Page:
War Memories by Diana Owen

War Babies don’t take Sugar: memories of how people coped

With Diana Owen

Meeting of 9th February 2012

Diana was a war baby in Sheffield. Her father was in the Territorial Army, so was called up very early as a tank driver in the Royal Tank Corps whilst his wife ran his business. Auntie Ruth, having no children, was drafted into engineering, she was also an Air Warden. Dad was to be sent to North Africa, and left Mum with a pistol to protect herself from the Germans. He never went as someone exploded a blank through the viewing slot of the tank and ‘sent him gaga’ for sometime – perhaps a good thing as a lot of the Regiment were killed.

No children were evacuated from Sheffield (Eric WH told us he was evacuated from London).

One of Diana’s earliest memories was being woken up by sirens, then waking up Auntie to go to the shelter – Diana dressed in a siren suit. Before building the shelter in the garden they used the cellar with Diana in her cradle under the stone table. A bomb landed about 50 yards from the house and just the shockwaves did loads of damage and broke all the windows.

Sundays were spent cooking and on housework then playing and reading in the afternoon. Every girl was expected to knit and embroider. Mum and Auntie Ruth did embroidery every night around the radio. 6:45-7:00pm was the children’s’ radio time with Dick Barton.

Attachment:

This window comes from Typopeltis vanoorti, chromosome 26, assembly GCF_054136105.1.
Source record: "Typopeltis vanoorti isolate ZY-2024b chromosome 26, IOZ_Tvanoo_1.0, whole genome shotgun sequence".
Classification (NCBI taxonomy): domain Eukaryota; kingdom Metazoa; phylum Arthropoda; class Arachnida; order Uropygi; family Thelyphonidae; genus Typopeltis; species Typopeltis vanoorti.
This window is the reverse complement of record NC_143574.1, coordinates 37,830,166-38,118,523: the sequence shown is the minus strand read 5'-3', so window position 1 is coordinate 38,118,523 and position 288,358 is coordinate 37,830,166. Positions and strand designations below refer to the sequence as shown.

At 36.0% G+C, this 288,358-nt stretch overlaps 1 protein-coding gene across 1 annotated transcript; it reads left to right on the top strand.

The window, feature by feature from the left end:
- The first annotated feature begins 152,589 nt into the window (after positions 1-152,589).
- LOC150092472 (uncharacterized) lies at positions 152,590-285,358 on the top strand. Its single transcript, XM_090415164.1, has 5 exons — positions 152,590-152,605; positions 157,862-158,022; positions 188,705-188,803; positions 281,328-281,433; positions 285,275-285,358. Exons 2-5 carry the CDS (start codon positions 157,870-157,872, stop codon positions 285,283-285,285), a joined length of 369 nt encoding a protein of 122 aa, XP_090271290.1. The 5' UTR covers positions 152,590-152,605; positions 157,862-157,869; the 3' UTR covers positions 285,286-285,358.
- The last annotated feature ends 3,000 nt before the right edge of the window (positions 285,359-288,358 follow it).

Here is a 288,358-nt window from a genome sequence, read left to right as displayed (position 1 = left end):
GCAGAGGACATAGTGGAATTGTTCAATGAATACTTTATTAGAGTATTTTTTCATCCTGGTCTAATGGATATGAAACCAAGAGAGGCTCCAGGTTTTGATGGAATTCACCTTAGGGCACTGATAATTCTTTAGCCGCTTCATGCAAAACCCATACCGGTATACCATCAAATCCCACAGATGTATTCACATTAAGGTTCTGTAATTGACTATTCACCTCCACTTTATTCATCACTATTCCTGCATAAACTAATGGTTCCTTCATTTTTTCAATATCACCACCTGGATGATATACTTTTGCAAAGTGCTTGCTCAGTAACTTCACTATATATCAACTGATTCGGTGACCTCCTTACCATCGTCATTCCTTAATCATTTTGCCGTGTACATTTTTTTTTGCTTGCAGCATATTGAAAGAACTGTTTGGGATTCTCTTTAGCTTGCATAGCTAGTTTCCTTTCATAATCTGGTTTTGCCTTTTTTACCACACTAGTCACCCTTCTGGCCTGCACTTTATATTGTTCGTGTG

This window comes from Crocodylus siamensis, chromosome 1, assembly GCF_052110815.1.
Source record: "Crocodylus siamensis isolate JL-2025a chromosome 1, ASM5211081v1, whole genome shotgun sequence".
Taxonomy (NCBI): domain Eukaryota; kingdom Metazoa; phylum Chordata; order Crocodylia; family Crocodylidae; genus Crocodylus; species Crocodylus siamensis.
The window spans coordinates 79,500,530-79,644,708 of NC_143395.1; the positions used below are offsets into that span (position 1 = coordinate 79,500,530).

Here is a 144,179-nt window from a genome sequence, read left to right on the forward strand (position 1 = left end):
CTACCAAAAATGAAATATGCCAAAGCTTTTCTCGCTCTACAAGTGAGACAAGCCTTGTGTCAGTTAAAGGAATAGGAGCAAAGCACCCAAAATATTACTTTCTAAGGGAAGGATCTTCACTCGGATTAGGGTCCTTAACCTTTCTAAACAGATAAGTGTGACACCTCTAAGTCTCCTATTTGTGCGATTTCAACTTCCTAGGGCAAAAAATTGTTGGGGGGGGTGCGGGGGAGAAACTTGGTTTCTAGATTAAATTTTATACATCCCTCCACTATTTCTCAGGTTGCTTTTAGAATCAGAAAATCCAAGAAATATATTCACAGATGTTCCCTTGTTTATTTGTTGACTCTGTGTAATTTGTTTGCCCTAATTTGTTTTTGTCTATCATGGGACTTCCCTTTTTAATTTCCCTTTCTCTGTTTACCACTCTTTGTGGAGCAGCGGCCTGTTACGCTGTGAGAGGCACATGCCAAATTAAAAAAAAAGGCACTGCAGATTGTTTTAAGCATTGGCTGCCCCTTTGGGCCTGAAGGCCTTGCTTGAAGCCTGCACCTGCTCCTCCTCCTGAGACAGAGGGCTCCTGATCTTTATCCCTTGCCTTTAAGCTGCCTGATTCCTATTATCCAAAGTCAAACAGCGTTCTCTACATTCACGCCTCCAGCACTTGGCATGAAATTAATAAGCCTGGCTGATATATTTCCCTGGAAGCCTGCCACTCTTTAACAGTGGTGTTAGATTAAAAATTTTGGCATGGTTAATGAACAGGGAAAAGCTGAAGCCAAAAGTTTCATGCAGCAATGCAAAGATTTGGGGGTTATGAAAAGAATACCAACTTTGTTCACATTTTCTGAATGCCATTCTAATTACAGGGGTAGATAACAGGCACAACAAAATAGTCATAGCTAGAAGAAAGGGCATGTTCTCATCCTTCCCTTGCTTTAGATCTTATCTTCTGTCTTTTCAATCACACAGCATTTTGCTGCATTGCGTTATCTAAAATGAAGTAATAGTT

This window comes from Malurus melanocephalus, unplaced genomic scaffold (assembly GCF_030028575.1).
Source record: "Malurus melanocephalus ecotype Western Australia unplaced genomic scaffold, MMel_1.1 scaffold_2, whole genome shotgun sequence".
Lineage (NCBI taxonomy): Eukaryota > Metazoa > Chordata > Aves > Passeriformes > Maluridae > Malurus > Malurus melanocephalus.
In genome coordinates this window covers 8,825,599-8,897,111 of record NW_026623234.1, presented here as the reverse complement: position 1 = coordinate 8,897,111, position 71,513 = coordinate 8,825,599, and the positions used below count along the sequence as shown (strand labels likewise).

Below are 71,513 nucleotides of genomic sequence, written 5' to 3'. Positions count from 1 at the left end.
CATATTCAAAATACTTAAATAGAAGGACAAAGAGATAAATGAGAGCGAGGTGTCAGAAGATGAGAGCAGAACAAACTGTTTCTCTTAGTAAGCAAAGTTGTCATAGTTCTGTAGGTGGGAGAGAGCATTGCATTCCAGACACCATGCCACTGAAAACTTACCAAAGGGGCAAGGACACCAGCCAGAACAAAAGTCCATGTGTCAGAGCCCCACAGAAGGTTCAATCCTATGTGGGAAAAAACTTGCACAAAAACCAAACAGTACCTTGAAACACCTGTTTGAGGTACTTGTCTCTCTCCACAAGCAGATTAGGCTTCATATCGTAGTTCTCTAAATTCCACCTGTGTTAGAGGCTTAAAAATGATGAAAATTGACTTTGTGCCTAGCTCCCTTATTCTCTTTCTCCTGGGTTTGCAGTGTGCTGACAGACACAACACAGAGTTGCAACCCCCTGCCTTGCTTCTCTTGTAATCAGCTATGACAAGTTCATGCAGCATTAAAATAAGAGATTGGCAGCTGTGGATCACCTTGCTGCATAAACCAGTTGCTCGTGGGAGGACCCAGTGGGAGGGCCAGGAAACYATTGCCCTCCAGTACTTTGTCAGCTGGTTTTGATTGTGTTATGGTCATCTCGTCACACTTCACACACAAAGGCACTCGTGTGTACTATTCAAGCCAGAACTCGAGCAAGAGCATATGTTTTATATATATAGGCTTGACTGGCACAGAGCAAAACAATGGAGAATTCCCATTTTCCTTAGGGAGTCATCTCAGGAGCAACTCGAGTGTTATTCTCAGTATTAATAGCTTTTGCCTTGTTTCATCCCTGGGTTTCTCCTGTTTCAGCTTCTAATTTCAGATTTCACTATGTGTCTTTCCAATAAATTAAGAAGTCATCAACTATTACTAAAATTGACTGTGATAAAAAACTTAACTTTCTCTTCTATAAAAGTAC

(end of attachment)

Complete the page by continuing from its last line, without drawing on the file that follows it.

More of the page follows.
Rationing meant Mum had to carry all the ration books around the grocer, butcher, greengrocer and then another butcher – the food was delivered though. Only 2oz of butter was allowed per week, so a foul ‘special margarine’ was provided and dripping (a great treat) was kept from the Sunday roast. Allotments were very important for food. Cupboards were full of preserves, including eggs in ‘water glass’ (not to be broken straight into the cake mixture as they didn’t always stay fresh!). Toilet roll was precious: 3 sheets of Izal Germicide were allowed per visit.

When sweet rationing ended, the local sweet shop had to close for a week as all the stock went in one day. Gillian WH remembered getting food parcels from her brother’s American pen friend and eating her first banana with the skin on. Diana said banana skins were saved to polish brown shoes. An array of wartime items and memories were shared: Lotts bricks, Bako, Mr Buffin books, The Beano and Dandy, Sunny Stories, Diana’s 1946 Christmas doll, the Thor washing machine, tobacco tins, family photos, embroidery by 8 year old Diana …. CS